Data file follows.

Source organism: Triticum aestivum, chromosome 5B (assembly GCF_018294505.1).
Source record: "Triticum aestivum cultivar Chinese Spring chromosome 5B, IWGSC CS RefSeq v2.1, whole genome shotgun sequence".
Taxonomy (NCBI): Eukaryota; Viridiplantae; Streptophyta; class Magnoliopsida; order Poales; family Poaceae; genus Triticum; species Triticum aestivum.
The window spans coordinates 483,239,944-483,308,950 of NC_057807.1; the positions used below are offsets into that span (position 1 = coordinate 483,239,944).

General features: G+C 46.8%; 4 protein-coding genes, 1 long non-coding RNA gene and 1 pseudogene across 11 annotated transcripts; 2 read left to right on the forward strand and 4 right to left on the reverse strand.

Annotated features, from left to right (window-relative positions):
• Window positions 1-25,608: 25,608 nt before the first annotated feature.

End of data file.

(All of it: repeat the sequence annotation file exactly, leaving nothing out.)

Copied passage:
Source organism: Triticum aestivum, chromosome 5B (assembly GCF_018294505.1).
Source record: "Triticum aestivum cultivar Chinese Spring chromosome 5B, IWGSC CS RefSeq v2.1, whole genome shotgun sequence".
Taxonomy (NCBI): Eukaryota; Viridiplantae; Streptophyta; class Magnoliopsida; order Poales; family Poaceae; genus Triticum; species Triticum aestivum.
The window spans coordinates 483,239,944-483,308,950 of NC_057807.1; the positions used below are offsets into that span (position 1 = coordinate 483,239,944).

General features: G+C 46.8%; 4 protein-coding genes, 1 long non-coding RNA gene and 1 pseudogene across 11 annotated transcripts; 2 read left to right on the forward strand and 4 right to left on the reverse strand.

Annotated features, from left to right (window-relative positions):
• Window positions 1-25,608: 25,608 nt before the first annotated feature.